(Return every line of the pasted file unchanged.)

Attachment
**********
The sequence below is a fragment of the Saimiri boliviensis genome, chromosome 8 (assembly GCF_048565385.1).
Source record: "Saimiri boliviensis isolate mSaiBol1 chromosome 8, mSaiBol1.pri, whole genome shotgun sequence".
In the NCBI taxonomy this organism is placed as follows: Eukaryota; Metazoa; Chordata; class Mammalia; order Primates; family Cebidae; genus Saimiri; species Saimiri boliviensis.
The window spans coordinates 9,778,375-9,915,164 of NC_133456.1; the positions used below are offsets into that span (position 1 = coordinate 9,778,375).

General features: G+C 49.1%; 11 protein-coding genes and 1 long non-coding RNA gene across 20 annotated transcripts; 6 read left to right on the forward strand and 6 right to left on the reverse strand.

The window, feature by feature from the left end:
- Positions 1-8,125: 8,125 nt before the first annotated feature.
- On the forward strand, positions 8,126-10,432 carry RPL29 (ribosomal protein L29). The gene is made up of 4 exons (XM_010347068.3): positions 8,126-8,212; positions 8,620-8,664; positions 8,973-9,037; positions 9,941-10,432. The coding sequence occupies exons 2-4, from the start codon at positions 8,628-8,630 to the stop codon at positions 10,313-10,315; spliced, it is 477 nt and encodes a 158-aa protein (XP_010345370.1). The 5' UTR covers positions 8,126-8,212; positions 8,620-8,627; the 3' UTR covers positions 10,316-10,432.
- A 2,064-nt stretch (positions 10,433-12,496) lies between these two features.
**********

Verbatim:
The sequence below is a fragment of the Saimiri boliviensis genome, chromosome 8 (assembly GCF_048565385.1).
Source record: "Saimiri boliviensis isolate mSaiBol1 chromosome 8, mSaiBol1.pri, whole genome shotgun sequence".
In the NCBI taxonomy this organism is placed as follows: Eukaryota; Metazoa; Chordata; class Mammalia; order Primates; family Cebidae; genus Saimiri; species Saimiri boliviensis.
The window spans coordinates 9,778,375-9,915,164 of NC_133456.1; the positions used below are offsets into that span (position 1 = coordinate 9,778,375).

General features: G+C 49.1%; 11 protein-coding genes and 1 long non-coding RNA gene across 20 annotated transcripts; 6 read left to right on the forward strand and 6 right to left on the reverse strand.

The window, feature by feature from the left end:
- Positions 1-8,125: 8,125 nt before the first annotated feature.
- On the forward strand, positions 8,126-10,432 carry RPL29 (ribosomal protein L29). The gene is made up of 4 exons (XM_010347068.3): positions 8,126-8,212; positions 8,620-8,664; positions 8,973-9,037; positions 9,941-10,432. The coding sequence occupies exons 2-4, from the start codon at positions 8,628-8,630 to the stop codon at positions 10,313-10,315; spliced, it is 477 nt and encodes a 158-aa protein (XP_010345370.1). The 5' UTR covers positions 8,126-8,212; positions 8,620-8,627; the 3' UTR covers positions 10,316-10,432.
- A 2,064-nt stretch (positions 10,433-12,496) lies between these two features.